The budget also calls on Congress to "extend incentives for enhanced charitable giving from individual retirement accounts, including life-income gifts."  This language refers to extending and expanding the IRA charitable rollover.

The budget resolution does not change current tax laws.  It is a nonbinding document.  Unless Congress acts, the estate tax will be repealed for 2010 and will return with a $1,000,000 federal estate tax exemption in 2011.  But the budget is a blueprint for major tax legislation and indicates Congressional support for a permanent extension of the 2009 federal estate tax levels.

The New York Times and the Wall Street Journal reported on Congress's approval of the budget resolution.

If you'd like a nice roadmap to the federal budget process, the Center on Budget and Policy Priorities offers this overview.


Will Congress Expand the IRA Charitable Rollover This Time?

Currently, individuals who are at least 70 1/2 are able to make tax-free charitable gifts directly from their IRAs to eligible charities.  This law is set to expire at the end of the year.  There are also some important restrictions under the current law:

  • The donor must be at least 70 1/2
  • Charitable IRA distributions are capped at $100,000 annually
  • Gifts cannot be "life income" gifts -- the IRA distribution cannot be made in exchange for a charitable gift annuity, to a charitable remainder trust, or to a pooled income fund
  • Gifts cannot be made to private foundations, donor advised funds, or supporting organizations

On April 22nd, Senator Dorgan (D-ND) and Senator Snowe (R-ME) introduced The Public Good IRA Rollover Act of 2009 (S. 864) to make the charitable IRA rollover permanent and expand current law.  Versions of this bill were introduced in prior sessions of Congress, but did not survive.  The Partnership for Philanthropic Planning issued a bulletin that describes the new Senate bill:

This legislation would make the IRA Charitable Rollover permanent, remove the $100,000 annual limit on donations, provide IRA owners with a planned giving option starting at age 59½, and allow for distributions to supporting organizations, donor-advised funds, and private foundations.

Companion legislation (H.R. 1250) was introduced in the House last month. 

The bill contains the following provisions: 

  • Donors still have to be 70 1/2 to make direct charitable gifts from their IRAs
  • Starting at age 59 1/2, donors can make planned gifts using IRA funds -- i.e., gifts in exchange for a charitable gift annuity, gifts through a charitable remainder trust or to a pooled income fund (with special rules, of course)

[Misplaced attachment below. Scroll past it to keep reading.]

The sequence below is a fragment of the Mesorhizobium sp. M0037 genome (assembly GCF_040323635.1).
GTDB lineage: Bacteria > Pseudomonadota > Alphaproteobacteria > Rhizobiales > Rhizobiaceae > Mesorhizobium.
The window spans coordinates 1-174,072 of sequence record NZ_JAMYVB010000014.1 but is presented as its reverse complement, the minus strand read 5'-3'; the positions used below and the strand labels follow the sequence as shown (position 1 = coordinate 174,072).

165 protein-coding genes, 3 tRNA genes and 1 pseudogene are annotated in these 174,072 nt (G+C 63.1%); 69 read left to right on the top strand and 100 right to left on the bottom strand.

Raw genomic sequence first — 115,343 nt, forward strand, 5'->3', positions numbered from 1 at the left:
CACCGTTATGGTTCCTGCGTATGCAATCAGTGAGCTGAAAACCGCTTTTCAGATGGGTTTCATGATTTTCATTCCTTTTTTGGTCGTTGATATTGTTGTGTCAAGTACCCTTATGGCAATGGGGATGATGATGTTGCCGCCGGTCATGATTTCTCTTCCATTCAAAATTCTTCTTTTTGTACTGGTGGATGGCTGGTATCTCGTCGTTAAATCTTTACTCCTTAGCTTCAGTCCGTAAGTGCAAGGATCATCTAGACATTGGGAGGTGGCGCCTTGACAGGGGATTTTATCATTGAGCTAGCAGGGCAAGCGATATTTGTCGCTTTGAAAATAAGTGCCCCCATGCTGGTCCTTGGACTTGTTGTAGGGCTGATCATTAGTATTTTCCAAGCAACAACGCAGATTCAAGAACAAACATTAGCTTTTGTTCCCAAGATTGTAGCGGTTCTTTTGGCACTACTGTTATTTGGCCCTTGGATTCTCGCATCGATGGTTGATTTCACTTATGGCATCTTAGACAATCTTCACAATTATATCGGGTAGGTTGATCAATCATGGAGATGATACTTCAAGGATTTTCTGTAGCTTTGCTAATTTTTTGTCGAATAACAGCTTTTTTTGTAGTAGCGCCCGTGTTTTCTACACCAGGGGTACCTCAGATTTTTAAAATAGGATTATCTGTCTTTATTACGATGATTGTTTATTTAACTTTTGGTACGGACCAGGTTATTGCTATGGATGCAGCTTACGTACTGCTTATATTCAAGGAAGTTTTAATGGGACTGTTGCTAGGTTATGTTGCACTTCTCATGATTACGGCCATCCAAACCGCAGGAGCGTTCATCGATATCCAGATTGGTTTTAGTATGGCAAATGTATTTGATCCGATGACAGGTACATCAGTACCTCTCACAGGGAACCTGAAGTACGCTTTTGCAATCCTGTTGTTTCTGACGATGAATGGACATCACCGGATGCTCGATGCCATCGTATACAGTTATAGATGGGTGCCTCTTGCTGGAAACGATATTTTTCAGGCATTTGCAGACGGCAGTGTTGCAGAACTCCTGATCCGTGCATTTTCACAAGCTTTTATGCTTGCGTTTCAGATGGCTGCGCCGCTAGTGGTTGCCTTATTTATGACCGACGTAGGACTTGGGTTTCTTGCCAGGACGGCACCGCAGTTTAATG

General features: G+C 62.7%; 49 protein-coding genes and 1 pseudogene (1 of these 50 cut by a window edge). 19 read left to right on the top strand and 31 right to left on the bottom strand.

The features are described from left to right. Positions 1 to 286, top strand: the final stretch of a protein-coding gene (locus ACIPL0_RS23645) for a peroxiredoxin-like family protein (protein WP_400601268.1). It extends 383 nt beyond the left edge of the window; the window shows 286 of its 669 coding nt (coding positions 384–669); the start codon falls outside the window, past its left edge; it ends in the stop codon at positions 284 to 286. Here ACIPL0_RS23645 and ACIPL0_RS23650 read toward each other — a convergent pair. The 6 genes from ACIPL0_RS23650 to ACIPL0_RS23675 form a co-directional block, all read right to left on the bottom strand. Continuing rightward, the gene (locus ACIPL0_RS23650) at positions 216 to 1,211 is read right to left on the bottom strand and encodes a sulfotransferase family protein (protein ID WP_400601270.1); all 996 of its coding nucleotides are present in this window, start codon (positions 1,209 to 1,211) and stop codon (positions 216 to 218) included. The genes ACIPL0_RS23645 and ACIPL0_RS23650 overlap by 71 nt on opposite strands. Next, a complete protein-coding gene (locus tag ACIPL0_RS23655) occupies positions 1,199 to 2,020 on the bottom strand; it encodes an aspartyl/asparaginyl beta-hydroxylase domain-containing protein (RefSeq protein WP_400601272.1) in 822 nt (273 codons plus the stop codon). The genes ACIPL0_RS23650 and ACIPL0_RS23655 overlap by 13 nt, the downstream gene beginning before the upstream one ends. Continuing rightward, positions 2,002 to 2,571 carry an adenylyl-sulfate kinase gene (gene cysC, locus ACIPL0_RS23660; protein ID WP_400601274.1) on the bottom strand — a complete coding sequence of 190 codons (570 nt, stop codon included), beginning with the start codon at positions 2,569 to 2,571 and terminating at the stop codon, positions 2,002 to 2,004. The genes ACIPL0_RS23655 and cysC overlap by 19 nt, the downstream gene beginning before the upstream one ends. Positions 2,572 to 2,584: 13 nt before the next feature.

• The $100,000 annual cap is removed
  • Gifts can be made to public charities and private foundations, donor advised funds and pooled income funds

The House and Senate bills are in committee.  As you know, many bills don't get any further.  But if the bills survive, I'll continue to report on their progress.  The ability to make lifetime tax-free gifts of IRA assets to charity has been an attractive choice for some individuals who are concerned about the heavy taxation of IRA assets and are charitably inclined.

Building an Endowment & Planned Giving in a Recession

I was in San Diego yesterday to give a presentation to the Board of Directors of Employment & Community Options, a public charity that provides employment services for disabled adults in multiple counties in California. 

The presentation focused on endowment building and planned giving.  We discussed why an endowment is key to the survival of a charity -- how, for example, an endowment can safeguard a charity if annual gifts or government funding drops off.  We talked about planned gifts -- gifts like bequests, gifts of life insurance, and charitable remainder trusts.

You might think that all charitable giving decreases in an economic downturn, when just about everyone is feeling the pinch.  But some recent studies conclude that charitable bequests (gifts in wills and revocable living trusts) actually increase in recessions.  (Thank you to the Nonprofit Law Prof Blog.)

This makes sense to me based on my own work with clients.  A lot of people want to make charitable gifts, but they may be unwilling or unable to part with any of their income.  Instead, they might name a charity in their will or trust to receive a specific sum or a percentage of their estate after their death. 

If you want to make a bequest and already have a will or trust in place, you should see your estate planning attorney to draft a codicil (for a will) or trust amendment (for a trust).  If you are doing your estate plan for the first time, part of the planning process should focus on your charitable goals, including whether you want to make gifts to charities in your will or trust.